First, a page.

02 August-First Parachute Jump

The first parachute jump from a balloon in the United States was made in 1819 by Frenchman Charles Guille. His parachute jump was one of several which had been taking place following the development of balloon flight by the Montgolfier brothers in France in the 1780’s. Their flights brought about the development of the modern parachute. On October 22nd 1797 Andres-Jacques Garnerin made a successful parachute descent from about 1000m in Paris.

Although the exact origin of the parachute is unknown the idea dates back several centuries. In 852 Armen Firman sustained only minor injuries when he jumped from a tower in Cordoba, Spain using a makeshift parachute. A sketch of a parachute by Leonardo da Vinci dates back to 1485. Louis-Sébastien Lenormand made the first jump using a modern parachute from a building in France in 1783.

Charles Guille made the first parachute jump in the United States from 2,500m above New York in the year 1819 On This Day.

 

 

 

 

13 August-George Stokes

The Stokes building in Dublin City University is named after George Stokes who was a native of Co Sligo, Ireland. The building houses the School of Mechanical & Manufacturing Engineering and most of the School of Electronic Engineering. Stokes was a mathematician and physicist who served as Lucasian Professor of Mathematics at the University of Cambridge in England for over 50 years.

George Gabriel Stokes was born at Skreen, Co Sligo in 1819. He was educated in Skreen and Dublin before entering Cambridge University in 1837. Following graduation he was elected to a fellowship at Cambridge. He remained at the University until his death in 1903. He also served as President of the Royal Society.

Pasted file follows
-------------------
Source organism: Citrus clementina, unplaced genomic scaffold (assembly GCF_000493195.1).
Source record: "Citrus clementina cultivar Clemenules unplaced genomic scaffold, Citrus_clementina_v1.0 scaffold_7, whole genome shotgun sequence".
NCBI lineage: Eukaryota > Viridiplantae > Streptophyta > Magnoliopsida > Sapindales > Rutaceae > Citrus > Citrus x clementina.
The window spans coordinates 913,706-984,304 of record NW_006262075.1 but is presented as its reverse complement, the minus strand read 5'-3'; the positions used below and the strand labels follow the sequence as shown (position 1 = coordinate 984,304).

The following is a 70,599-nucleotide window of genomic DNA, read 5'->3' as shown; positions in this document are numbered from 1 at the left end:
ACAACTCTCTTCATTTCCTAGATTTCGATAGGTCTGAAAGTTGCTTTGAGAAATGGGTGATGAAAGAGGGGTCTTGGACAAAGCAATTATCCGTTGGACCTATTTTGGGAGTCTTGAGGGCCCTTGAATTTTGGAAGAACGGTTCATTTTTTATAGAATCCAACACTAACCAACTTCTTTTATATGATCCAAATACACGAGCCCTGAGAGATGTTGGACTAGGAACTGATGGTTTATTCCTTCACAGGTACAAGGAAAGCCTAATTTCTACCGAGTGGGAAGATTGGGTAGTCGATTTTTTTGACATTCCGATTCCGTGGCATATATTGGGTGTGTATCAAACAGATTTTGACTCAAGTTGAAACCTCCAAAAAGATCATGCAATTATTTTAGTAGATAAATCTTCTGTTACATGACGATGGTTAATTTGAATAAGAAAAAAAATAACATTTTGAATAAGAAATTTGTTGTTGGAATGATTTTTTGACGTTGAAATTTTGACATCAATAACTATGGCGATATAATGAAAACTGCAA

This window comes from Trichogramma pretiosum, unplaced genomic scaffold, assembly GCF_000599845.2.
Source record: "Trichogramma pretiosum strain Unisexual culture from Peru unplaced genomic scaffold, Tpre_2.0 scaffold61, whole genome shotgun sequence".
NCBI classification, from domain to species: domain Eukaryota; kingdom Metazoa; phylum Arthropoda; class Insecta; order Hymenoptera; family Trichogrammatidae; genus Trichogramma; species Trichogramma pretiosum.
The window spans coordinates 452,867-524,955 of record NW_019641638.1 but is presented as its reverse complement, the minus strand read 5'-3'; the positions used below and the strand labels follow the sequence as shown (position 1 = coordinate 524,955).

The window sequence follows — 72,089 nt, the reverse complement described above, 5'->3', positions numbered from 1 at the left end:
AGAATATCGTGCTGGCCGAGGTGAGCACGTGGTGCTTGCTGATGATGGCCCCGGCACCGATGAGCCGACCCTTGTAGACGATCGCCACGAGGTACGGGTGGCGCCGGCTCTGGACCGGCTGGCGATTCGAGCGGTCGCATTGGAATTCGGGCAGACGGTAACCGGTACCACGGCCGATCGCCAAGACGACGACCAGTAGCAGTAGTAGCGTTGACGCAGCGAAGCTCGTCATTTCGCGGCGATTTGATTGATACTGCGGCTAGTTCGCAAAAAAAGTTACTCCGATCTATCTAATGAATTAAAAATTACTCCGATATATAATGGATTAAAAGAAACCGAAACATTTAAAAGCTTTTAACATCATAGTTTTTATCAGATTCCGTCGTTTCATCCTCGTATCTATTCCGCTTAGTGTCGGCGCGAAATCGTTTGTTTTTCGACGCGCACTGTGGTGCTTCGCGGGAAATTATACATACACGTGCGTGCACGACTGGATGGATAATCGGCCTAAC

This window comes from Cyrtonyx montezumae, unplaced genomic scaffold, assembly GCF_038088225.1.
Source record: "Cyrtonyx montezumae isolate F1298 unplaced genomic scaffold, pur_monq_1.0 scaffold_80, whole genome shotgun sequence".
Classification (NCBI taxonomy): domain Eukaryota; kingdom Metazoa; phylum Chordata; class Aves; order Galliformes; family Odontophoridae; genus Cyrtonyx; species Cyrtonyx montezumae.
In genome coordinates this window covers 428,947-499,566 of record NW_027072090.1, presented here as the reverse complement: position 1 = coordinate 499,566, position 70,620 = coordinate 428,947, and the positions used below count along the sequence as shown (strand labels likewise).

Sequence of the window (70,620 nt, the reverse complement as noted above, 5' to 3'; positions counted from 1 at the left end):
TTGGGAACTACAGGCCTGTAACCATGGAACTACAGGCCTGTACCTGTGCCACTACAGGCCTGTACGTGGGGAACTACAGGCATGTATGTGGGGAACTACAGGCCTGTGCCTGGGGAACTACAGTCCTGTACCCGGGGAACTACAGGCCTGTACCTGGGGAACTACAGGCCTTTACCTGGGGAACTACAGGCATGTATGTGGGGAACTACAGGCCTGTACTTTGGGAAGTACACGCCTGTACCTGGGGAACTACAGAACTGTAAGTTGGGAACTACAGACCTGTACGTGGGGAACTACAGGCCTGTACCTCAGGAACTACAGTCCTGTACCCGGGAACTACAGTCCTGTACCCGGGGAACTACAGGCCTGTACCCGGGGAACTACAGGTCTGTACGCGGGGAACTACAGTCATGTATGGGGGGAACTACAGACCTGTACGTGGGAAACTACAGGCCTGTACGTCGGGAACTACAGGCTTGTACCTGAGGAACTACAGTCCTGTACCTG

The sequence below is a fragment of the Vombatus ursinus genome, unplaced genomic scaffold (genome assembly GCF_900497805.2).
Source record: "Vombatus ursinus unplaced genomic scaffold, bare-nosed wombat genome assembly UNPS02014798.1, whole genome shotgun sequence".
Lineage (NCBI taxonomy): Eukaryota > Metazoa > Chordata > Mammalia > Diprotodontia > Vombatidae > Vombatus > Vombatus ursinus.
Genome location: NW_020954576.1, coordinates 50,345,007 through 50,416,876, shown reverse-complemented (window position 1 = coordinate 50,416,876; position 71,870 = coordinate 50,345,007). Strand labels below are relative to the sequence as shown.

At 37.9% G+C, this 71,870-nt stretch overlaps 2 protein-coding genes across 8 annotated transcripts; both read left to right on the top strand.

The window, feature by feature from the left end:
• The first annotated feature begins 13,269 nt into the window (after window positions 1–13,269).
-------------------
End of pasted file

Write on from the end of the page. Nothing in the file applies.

George Stokes mathematician and physicist who served as Lucasian Professor of Mathematics at the University of Cambridge in England for over 50 years was born in Sligo in the year 1819 On This Day.

George Gabriel Stokes 1874 by Lowes Dickinson

 

 

06 May-Holy Cross Church Killeshin

Holy Cross Church in Killeshin near Carlow town, Ireland, was completed in 1821 to the design of architect, Thomas Cobden. Cobden designed many public buildings, private residences and churches in the Carlow/Wexford area. In Carlow town these included the Roman Catholic Cathedral, St Mary’s Church of Ireland and Scott’s Church. Cobden lived in Carlow for a number of years.

Holy Cross Church is described as a modest but spacious building in stone and brick. Located at the foot of the Killeshin hills it was described by Lewis as standing on an artificial mound. Its windows are Gothic in style and there are octagonal towers on each corner of the building.

The church was dedicated by the then Bishop of Kildare & Leighlin, Dr James Doyle, also known as JK L (James Kildare and Leighlin). He had served with Wellington’s army during the Peninsular Campaign of the Napoleonic Wars. As bishop he was a campaigner for Catholic Emancipation. Catholic Emancipation came about when the Catholic Relief Act was passed by the Wellington Government in 1829, eight years after Doyle had dedicated the Holy Cross Church at Killeshin.

The foundation stone for Holy Cross Church, Killeshin was laid in the year 1819 On This Day.

                                               Holy Cross Church, Killeshin.

 

 

 

12 September-Scots Church, Carlow

The Scots’ Church, which is the Presbyterian Church in Carlow town, Ireland is located on the Athy Road in Carlow. Presbyterianism is a Christian religion which has its origins in the protestant reformation of the 16th century. John Calvin, the French theologian, led the development of Reformed theology. John Knox from Scotland studied with Calvin in Geneva and brought the teachings of Calvin back to Scotland. Presbyterianism was brought to Ireland in the early 1600’s and the Presbytery of Ulster was created in 1642. Today the Presbyterian Church in Ireland is an All-Ireland organisation with a membership of around 300,000 people.